After two years of wild growth, the medical marijuana industry in the state is bogged down by troubles with banking and federal taxes. In some cases, dispensaries – unable to find a willing bank – are operating solely with cash. That complicates everything from payroll to tax preparation while heightening the risk of robbery. Some dispensary owners say they’ve resorted to euphemisms – such as a “holistic healing center” – when trying to open a bank account. That’s in part because federal authorities have warned banks that handling receipts from marijuana sales remains illegal under federal law and could violate money-laundering laws. The conflict is not isolated to Washington, one of 16 states – plus the District of Columbia – to allow therapeutic use of marijuana for certain patients. Aaron Smith, executive director of the Washington, D.C.-based National Cannabis Industry Association, estimates half of dispensaries nationwide lack a bank account, which he blames on pressure from federal banking regulators. “It is a widespread problem that threatens the entire industry,” he said. Advocacy groups are lobbying Congress for changes to banking law and the IRS code that acknowledge the legitimacy of an industry estimated at $1.7 billion. Voters approved medical marijuana in the state in 1998, but it has developed into an industry – from storefront dispensaries to mobile THC testing labs to cannabis-infused sodas – only in recent years. Industry advocates failed in the past two years in Olympia to get clear protection for dispensaries. Instead, most operate under a broad interpretation of state law that allows groups of up to 10 patients to grow 45 plants in a “collective garden,” and to share the costs. Dispensaries run those gardens, and patients join just long enough to obtain marijuana. The state does not license or regulate dispensaries – leaving that to cities – but does want them to pay taxes. The Department of Revenue collected $755,764 in sales and business taxes in 2011 from 50 dispensaries. With an estimated 135 or more dispensaries statewide, many medical marijuana providers aren’t paying, and the state has begun taking a closer look, auditing two dispensaries, said Revenue spokesman Mike Gowrylow.
Green Hope, a nonprofit patient network in Shoreline, has been without a bank account since last fall, when Walla Walla-based Banner Bank dropped them, co-founder Laura Healy said. She now pays employees in cash, and uses cashier’s checks or prepaid Visa cards to buy supplies. She said she’s tried “every bank in town” since then, but all refuse to open an account when she describes Green Hope. Other cash-only dispensaries opt to put ATMs in the lobby. “I have a business license and federal tax ID number, but not a bank account,” Healy said. “They on one hand treat me like a normal businesses, then on the other hand treat me like a criminal.” Aaron Jeffreys, owner of The Green Warehouse dispensary in Tacoma, said bigger banks turned him down but he quickly found a way around the problem. “After I got shut down by Wells Fargo and Bank of America, I went to a local bank and had no problem because local banks are not federally funded,” he said. Of the five banks contacted for this story, only BECU answered questions about medical marijuana accounts. Banner Bank, which dispensaries once saw as welcoming, did not respond to repeated inquiries. BECU spokesman Todd Pietzsch said those accounts often involve large cash deposits, which require heightened scrutiny and reporting under federal banking and money-laundering laws. “We took a look and found there’s a lot of unknown risk and uncertainty in this business,” he said. “At this point in time, it’s probably not in the best interests of our membership” to bank with medical marijuana businesses. Federal bank regulations do not specifically prohibit doing business with the medical marijuana industry, and U.S. Attorney General Eric Holder told Congress in December that the Justice Department would not make it a priority to go after bankers who did.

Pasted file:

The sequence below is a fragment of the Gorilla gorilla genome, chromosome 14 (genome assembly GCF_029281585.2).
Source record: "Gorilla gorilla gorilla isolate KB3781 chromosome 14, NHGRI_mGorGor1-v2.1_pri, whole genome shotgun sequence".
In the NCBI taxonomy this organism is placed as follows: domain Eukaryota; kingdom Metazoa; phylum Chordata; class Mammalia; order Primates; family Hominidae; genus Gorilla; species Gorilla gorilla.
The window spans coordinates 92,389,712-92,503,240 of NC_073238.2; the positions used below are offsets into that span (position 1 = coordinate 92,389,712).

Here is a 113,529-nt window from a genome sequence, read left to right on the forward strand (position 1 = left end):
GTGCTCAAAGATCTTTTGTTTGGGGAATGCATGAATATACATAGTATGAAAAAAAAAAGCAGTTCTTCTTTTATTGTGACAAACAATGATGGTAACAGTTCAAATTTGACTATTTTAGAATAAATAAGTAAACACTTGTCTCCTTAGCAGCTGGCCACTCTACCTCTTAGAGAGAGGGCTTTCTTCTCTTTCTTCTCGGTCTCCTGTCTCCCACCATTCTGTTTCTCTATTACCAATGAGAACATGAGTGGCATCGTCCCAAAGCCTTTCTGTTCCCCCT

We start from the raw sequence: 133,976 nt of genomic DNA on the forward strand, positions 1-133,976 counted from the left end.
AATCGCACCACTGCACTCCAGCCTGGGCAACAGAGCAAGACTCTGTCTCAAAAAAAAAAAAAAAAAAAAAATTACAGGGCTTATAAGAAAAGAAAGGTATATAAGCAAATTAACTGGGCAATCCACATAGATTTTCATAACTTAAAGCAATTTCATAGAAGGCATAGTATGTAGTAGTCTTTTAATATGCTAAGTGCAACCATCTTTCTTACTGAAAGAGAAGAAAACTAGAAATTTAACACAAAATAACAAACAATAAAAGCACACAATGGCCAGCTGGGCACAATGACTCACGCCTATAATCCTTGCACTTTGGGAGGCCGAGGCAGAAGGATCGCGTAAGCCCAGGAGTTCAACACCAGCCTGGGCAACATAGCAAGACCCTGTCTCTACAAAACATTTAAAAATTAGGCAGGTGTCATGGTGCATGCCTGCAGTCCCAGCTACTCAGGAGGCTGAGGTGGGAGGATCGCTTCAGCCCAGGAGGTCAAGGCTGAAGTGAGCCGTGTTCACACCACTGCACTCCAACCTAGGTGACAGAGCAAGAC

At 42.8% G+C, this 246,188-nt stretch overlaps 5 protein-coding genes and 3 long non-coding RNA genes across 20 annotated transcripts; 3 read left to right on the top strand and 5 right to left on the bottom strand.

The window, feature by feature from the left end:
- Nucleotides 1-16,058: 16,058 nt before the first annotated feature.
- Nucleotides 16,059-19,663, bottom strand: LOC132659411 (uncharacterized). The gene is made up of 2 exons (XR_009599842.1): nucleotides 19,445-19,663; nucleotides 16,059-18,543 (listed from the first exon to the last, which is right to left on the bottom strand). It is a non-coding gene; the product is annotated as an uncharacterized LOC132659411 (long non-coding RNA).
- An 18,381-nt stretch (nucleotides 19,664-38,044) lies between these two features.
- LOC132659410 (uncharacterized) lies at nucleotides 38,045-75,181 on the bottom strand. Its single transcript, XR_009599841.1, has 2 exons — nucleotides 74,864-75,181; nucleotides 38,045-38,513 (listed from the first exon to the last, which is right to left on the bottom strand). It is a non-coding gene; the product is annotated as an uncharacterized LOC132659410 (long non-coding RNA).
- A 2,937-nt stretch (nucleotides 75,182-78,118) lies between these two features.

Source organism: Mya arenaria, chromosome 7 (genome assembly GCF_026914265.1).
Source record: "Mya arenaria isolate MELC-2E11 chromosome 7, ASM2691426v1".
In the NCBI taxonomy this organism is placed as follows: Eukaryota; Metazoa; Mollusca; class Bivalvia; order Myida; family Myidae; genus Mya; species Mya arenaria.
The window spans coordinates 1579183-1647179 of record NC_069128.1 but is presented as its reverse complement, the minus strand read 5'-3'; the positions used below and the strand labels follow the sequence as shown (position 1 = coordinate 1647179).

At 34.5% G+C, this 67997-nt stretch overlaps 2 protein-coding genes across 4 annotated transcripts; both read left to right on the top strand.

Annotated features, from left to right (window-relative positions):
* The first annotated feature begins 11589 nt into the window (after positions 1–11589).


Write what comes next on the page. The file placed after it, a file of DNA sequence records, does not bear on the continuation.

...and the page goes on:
But in June, Holder deputy James Cole issued a memo warning that “those who engage in transactions involving the proceeds” of marijuana sales “may be in violation of federal money-laundering statutes and other financial laws.” The U.S. Attorney’s Office in Seattle has not contacted banks regarding medical marijuana accounts, said Emily Langlie, spokeswoman for Seattle-based U.S. Attorney Jenny Durkan. The Cole memo sent a chill through the banking industry, said Sam Kamin, a University of Denver law professor who has written about marijuana regulation. “It’s a great threat because it allows the federal government to do what it wants without using scarce resources,” he said. Lance Ott, executive director of Guardian Data Systems, a Vancouver, Wash.-based financial consulting firm, said he knows of no financial institution in the state that openly banks the industry. Most of the major credit-card processors, as well as PayPal, also refuse medical marijuana accounts. “That doesn’t mean there aren’t people who don’t have a friend willing to work with them. A lot of it is behind the scenes,” Ott said. “The banks need to show liquidity on the balance sheets.” In Congress, several lawmakers, including Rep. Barney Frank, D-Mass., introduced bills to ease banking access and to amend an IRS provision that restricts business deductions for medical marijuana operations.
via : thenewstribune
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